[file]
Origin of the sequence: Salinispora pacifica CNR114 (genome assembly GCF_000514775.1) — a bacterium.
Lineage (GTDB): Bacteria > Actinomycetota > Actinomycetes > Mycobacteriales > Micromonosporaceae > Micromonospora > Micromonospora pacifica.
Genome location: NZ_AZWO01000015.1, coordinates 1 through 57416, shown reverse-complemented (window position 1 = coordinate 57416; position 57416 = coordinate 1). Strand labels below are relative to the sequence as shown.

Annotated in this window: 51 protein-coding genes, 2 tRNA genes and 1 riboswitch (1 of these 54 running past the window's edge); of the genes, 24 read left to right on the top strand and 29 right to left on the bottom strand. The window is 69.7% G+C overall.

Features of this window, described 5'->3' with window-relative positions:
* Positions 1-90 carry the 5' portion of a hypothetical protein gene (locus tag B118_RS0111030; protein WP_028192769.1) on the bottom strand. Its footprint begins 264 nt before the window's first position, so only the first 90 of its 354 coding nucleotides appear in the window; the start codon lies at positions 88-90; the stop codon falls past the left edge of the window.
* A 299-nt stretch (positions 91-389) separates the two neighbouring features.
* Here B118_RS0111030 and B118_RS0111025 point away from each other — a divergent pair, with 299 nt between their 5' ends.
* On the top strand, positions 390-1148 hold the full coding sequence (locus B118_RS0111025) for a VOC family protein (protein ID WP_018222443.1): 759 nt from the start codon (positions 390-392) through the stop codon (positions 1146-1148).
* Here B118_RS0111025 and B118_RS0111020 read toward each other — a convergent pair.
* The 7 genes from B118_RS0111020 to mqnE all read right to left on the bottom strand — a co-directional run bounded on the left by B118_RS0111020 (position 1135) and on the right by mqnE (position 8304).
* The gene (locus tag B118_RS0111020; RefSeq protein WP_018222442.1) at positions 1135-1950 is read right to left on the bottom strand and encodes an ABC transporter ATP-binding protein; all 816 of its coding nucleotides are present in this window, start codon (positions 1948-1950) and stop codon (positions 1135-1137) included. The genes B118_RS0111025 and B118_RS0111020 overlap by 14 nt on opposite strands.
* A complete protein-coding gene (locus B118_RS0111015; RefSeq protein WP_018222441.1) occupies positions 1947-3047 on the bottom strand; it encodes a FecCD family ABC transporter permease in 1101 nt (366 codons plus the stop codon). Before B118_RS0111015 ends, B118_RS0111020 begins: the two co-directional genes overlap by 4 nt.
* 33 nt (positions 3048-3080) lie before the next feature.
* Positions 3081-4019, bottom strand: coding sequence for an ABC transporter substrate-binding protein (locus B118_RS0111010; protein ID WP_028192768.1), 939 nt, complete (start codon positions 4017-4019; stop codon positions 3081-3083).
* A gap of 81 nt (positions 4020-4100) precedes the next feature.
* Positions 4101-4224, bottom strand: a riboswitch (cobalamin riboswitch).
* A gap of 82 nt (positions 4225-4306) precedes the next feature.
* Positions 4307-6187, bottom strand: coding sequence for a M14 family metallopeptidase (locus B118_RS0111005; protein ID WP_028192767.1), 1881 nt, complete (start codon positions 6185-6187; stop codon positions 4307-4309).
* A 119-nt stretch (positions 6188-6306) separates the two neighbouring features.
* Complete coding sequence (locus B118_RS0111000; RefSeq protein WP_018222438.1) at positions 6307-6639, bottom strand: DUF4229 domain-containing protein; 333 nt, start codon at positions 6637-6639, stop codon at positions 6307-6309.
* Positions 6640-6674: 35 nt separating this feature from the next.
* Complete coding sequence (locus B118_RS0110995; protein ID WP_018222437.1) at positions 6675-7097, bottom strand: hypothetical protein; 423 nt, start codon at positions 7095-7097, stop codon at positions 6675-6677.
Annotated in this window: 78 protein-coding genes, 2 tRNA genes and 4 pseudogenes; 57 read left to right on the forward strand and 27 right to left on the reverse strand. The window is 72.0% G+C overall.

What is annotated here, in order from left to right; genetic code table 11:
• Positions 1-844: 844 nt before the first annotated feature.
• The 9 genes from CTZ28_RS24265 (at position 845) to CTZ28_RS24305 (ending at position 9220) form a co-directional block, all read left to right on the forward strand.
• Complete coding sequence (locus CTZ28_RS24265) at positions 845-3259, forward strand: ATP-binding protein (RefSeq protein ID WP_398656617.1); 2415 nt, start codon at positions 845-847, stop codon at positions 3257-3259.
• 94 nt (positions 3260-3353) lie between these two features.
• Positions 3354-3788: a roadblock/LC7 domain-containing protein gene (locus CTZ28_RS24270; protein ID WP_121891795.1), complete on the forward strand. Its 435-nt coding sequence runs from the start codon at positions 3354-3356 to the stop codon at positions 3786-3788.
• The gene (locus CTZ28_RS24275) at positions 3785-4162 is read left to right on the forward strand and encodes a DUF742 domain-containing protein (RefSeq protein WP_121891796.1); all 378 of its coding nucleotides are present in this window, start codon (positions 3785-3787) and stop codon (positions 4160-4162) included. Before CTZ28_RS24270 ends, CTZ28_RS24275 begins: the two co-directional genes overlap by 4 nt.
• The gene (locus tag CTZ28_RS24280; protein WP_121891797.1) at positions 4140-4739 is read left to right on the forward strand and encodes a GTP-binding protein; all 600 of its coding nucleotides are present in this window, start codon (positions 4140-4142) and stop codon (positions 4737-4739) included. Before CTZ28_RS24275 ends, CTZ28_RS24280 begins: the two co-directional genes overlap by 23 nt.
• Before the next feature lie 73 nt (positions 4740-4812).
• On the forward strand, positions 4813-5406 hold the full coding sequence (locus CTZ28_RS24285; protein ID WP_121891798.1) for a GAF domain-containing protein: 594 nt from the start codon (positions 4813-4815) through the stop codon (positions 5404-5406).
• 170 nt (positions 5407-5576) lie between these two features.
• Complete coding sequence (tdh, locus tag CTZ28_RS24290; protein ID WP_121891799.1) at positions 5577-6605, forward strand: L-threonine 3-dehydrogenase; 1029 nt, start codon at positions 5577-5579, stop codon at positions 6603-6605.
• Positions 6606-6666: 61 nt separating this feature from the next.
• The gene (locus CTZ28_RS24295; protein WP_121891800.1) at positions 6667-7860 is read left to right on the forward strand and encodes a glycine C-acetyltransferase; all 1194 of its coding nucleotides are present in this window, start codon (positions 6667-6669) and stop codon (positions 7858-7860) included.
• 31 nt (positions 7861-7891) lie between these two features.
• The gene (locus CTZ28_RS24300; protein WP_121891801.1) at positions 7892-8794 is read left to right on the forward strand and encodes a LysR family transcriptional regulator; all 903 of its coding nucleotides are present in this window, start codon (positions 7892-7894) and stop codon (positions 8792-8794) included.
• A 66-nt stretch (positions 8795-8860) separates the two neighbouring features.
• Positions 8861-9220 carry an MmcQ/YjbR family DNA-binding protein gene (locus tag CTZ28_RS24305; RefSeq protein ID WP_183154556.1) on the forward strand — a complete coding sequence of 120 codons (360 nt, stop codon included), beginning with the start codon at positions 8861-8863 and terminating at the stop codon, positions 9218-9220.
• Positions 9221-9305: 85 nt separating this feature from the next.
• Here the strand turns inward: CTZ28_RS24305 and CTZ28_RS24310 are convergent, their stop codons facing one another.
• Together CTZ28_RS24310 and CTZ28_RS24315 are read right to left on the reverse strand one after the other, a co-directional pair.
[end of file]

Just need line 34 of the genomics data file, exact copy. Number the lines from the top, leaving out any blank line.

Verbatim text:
• On the forward strand, positions 4813-5406 hold the full coding sequence (locus CTZ28_RS24285; protein ID WP_121891798.1) for a GAF domain-containing protein: 594 nt from the start codon (positions 4813-4815) through the stop codon (positions 5404-5406).